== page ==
From Commercial to Community Swimming Pools: Good Design Insures Against Bad Results

By Mark Bates

Why do we swim?

To relax? To exercise? To compete?  To heal? To feel safe in the water? To socialise?

At different times, all of these things.

Swimming pools are widely recognised as a social good.

The NZ Health and Physical Education curriculum expects all children to have opportunities to learn basic aquatic skills by year 6. Swimming is New Zealanders’ second favourite sport and recreation activity after walking. And rehabilitation activities like hydrotherapy help people with a variety of conditions.

When you’re creating a pool, how do you deliver an experience for all your users that invites another visit? And another?

Pools don’t happen by accident. They are highly designed, specified and regulated spaces. They are also costly to build and maintain. Pools are some of our biggest building failures. But they shouldn’t be. Good design insures against bad results.

And the person responsible for delivering that design is your architect. Architecture is not skin deep. A good architect understands how different people use spaces. How air pressure, ventilation and humidity create comfortable environments. Whether your chosen site can deliver the volumes of water, heat and space you require. And whether your pool will meet New Zealand Standards and legislation. A good architect thinks beyond project delivery to sustainable future use and management of your pool.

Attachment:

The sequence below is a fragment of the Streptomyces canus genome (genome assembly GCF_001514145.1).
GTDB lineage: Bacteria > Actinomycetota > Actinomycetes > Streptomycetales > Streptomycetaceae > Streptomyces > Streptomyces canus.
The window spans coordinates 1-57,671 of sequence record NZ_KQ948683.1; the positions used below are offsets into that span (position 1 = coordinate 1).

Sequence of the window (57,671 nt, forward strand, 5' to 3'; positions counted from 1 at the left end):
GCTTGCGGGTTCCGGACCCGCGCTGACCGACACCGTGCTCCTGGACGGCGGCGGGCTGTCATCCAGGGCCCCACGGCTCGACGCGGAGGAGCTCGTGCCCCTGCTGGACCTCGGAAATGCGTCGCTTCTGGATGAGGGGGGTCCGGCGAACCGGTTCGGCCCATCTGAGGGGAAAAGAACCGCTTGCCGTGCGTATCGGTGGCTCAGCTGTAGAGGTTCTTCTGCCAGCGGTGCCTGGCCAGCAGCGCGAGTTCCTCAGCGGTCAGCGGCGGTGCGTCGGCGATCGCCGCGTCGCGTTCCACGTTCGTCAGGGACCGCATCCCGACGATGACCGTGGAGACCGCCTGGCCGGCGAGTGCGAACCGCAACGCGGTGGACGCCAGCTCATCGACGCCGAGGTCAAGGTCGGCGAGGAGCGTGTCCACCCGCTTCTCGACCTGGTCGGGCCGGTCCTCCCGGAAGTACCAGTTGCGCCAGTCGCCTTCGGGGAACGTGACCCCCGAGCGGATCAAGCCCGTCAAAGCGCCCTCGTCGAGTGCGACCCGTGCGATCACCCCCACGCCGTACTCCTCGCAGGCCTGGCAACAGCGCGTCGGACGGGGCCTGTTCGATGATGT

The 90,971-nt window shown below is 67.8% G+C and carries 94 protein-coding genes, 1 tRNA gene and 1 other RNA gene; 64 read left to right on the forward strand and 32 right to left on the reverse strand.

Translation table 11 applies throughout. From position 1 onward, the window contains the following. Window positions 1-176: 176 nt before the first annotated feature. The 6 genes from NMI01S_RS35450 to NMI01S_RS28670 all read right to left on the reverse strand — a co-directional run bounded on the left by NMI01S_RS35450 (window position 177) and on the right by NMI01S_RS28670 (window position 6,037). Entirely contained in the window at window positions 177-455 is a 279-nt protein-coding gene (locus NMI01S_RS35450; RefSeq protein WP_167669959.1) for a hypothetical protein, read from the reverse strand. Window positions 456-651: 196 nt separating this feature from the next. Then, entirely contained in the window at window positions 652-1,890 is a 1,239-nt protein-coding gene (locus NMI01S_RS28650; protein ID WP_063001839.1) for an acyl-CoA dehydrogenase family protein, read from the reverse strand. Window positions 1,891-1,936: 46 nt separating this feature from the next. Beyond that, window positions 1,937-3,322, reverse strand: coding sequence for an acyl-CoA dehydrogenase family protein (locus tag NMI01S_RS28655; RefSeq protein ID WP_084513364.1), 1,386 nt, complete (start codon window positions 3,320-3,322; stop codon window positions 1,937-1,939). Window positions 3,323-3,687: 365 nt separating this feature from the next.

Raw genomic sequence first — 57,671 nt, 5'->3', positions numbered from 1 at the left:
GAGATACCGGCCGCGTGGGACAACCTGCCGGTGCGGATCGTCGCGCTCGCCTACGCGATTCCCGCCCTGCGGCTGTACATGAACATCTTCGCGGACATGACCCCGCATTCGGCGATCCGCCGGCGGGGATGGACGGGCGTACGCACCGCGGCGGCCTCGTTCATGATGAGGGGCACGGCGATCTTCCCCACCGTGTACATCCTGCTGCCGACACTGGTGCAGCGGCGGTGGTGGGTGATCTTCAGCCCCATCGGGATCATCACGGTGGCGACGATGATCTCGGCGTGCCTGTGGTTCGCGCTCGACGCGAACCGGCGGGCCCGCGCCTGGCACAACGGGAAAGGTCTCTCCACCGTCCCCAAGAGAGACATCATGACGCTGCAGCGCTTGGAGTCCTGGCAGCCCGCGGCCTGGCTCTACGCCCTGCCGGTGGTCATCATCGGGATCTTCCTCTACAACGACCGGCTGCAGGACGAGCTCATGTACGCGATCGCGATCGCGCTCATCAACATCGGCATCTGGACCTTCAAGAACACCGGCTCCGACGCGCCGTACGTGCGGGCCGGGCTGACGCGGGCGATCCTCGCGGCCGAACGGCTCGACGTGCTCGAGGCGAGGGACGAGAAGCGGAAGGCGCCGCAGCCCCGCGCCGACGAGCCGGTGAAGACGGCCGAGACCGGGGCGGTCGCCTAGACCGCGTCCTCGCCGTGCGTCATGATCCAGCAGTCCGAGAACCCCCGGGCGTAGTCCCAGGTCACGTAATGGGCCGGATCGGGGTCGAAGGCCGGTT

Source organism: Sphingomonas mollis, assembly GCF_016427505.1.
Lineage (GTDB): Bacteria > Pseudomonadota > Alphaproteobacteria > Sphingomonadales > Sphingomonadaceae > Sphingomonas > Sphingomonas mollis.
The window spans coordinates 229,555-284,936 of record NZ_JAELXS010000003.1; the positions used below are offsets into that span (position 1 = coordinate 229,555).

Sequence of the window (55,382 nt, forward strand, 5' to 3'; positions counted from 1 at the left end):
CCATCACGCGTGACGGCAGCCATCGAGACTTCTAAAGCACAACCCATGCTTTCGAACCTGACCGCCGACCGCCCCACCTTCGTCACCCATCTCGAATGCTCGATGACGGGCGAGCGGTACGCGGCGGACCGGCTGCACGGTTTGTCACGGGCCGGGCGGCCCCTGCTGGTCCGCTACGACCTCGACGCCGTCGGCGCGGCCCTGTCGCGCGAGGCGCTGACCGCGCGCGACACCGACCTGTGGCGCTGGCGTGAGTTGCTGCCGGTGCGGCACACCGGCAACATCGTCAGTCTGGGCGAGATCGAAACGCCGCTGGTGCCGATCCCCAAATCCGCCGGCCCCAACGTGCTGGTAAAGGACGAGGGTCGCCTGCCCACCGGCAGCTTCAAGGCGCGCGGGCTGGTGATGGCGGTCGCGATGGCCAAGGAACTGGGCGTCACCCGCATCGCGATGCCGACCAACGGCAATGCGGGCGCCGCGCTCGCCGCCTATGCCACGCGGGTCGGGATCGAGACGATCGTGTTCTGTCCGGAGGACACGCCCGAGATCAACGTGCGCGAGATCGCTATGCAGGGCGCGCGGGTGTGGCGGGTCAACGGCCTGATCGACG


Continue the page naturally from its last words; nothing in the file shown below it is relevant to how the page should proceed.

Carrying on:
Read on to find out what goes into making your pool somewhere you, your friends and your community want to be.

Well Designed Pools Are Built Around Sensory Experiences

Three Steps to Designing Pools for Every User

Mark Bates is a Wellington based architect that has over two decades experience in designing and refurbishing aquatic centres, community and school pools across New Zealand and Australia.    

Mark can be contacted at